The royal architect, Senenmut, built the temple for Queen Hatshepsut. Rumour has it that Senenmut was also Hatshepsut’s lover. The temple’s design is a bit unusual and distinctive, but that’s because it didn’t have all the characteristics of a mortuary temple. However, they had to customize it to the site they chose. The temple lies on the same line as the Temple of Amun and the Shrine of Goddess Hathor.

The Mortuary Temple of Hatshepsut includes pylons, courts, a hypostyle, a sun court, a chapel, and a sanctuary. The excellent construction has been through a lot; many tried to destroy it over the centuries. Interestingly, Christians turned it into a monastery at some point, calling it “Al Deir Al Bahari”, which is translated as “The Monastery of the North”, and that’s why some people still call it Al Deir Al Bahari. The temple site is considered one of the hottest places, so if you’re planning on visiting it you better do it early in the morning. You can also see the details of the temple in low sunlight. The great court will lead you to the complex, where you will find the roots of original ancient trees.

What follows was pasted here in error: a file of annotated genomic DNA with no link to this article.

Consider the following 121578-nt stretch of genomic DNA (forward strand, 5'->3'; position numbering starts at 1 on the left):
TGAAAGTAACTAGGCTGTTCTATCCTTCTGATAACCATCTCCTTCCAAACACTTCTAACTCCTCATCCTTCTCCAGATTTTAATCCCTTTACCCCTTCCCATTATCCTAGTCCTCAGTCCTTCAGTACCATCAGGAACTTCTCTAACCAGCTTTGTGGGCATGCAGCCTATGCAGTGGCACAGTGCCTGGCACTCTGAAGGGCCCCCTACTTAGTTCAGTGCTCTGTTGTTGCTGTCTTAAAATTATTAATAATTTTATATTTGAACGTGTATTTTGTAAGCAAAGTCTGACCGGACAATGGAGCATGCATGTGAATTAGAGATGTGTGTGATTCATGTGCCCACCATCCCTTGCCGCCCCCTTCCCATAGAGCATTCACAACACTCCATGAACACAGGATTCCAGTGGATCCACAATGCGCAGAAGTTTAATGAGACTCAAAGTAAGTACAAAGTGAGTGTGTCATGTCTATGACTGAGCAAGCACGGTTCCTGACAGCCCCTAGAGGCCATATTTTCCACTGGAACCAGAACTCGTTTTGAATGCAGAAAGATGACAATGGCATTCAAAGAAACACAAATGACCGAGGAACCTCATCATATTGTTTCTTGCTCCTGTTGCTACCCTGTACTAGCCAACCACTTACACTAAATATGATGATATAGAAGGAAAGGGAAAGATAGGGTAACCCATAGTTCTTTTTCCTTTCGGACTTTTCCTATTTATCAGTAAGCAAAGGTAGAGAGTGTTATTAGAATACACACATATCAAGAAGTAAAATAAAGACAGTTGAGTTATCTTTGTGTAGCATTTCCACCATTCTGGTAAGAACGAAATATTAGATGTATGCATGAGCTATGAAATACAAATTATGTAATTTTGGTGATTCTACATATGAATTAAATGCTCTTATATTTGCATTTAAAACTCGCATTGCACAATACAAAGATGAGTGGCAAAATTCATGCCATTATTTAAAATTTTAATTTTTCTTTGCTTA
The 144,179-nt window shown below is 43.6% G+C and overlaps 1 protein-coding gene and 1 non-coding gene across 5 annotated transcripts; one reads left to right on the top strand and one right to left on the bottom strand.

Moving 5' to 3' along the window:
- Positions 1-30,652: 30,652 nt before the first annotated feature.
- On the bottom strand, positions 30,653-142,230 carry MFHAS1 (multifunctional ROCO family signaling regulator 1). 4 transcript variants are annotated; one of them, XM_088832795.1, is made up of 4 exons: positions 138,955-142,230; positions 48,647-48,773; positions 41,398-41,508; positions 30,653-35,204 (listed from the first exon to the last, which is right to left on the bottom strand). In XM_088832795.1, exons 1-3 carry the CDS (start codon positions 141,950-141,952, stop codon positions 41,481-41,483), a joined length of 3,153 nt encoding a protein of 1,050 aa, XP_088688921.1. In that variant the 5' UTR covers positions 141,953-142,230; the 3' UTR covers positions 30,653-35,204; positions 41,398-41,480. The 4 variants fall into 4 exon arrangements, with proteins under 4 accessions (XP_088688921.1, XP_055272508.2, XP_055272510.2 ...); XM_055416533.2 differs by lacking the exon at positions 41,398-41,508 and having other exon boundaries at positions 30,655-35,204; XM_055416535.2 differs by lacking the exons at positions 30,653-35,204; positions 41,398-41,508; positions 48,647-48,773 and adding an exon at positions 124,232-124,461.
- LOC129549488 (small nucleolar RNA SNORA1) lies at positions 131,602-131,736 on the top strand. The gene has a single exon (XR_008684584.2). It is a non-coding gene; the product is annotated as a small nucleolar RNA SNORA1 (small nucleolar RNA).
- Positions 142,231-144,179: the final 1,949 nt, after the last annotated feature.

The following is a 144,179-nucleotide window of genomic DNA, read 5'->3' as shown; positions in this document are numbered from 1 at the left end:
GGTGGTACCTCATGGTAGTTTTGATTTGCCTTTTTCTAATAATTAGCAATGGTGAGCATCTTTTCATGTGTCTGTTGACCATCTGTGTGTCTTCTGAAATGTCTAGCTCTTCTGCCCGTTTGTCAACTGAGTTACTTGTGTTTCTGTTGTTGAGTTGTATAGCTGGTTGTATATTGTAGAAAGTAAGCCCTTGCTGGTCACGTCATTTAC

Astronomical Significance

The centre line of the temple is positioned in azimuth of around 116½° and is lined up to the winter solstice sunrise. According to our modern times, this is around the 21st or 22nd of December every year. That’s when the sunlight passes through, reaching the back wall of the chapel, then moves to the right, falling on one of Osiris’s statues, which are positioned on both sides of the entrance of the second chamber.

If you are visiting on these two days, you can be lucky enough to experience the sunlight slowly moving from the central spot of the temple to throw the light on the God Amun Ra, then moving to the statue of the kneeling Thutmose III, then the sun rays will finally throw their lights on the Nile God, Hapi. The magic doesn’t stop at this point; the sunlight reaches the innermost chamber during around 41 days of both sides of the solstice. Furthermore, the Ptolemaic reconstructed the inner chapel of the temple. In this chapel, you can find cult references to Pharaoh Imhotep, the pyramid Djoser’s builder, and Amenhotep, the son of Hapu.

Luxor Temple


Luxor Temple is a huge ancient Egyptian complex on the River Nile’s east bank. The ancient Egyptians built the large chapel around 1400 B.C. Luxor Temple is known in the ancient Egyptian language as “pet resyt” which means “the southern sanctuary”. This chapel is a bit different from the others in Luxor, and it is not built in devotion to a cult God or the worshipped version of the God of Death. But in fact, it’s built for the renewal of kingship.